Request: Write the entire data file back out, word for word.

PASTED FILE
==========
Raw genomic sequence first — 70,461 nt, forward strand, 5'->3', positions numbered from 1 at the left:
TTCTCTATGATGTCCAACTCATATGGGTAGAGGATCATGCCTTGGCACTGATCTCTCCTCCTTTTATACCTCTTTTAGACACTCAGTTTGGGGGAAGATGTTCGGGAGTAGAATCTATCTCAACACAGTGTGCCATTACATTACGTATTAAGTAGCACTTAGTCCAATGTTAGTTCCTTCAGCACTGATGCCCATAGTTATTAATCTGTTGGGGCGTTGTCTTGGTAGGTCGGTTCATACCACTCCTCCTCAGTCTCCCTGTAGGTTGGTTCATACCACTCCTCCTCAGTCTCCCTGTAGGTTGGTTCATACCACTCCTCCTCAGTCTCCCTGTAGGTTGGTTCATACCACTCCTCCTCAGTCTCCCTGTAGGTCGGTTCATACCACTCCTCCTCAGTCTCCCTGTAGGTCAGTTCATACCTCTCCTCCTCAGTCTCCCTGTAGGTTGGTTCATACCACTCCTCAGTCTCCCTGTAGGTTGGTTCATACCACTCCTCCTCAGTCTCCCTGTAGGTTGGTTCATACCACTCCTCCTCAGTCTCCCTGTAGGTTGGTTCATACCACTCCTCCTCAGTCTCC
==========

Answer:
Raw genomic sequence first — 70,461 nt, forward strand, 5'->3', positions numbered from 1 at the left:
TTCTCTATGATGTCCAACTCATATGGGTAGAGGATCATGCCTTGGCACTGATCTCTCCTCCTTTTATACCTCTTTTAGACACTCAGTTTGGGGGAAGATGTTCGGGAGTAGAATCTATCTCAACACAGTGTGCCATTACATTACGTATTAAGTAGCACTTAGTCCAATGTTAGTTCCTTCAGCACTGATGCCCATAGTTATTAATCTGTTGGGGCGTTGTCTTGGTAGGTCGGTTCATACCACTCCTCCTCAGTCTCCCTGTAGGTTGGTTCATACCACTCCTCCTCAGTCTCCCTGTAGGTTGGTTCATACCACTCCTCCTCAGTCTCCCTGTAGGTTGGTTCATACCACTCCTCCTCAGTCTCCCTGTAGGTCGGTTCATACCACTCCTCCTCAGTCTCCCTGTAGGTCAGTTCATACCTCTCCTCCTCAGTCTCCCTGTAGGTTGGTTCATACCACTCCTCAGTCTCCCTGTAGGTTGGTTCATACCACTCCTCCTCAGTCTCCCTGTAGGTTGGTTCATACCACTCCTCCTCAGTCTCCCTGTAGGTTGGTTCATACCACTCCTCCTCAGTCTCC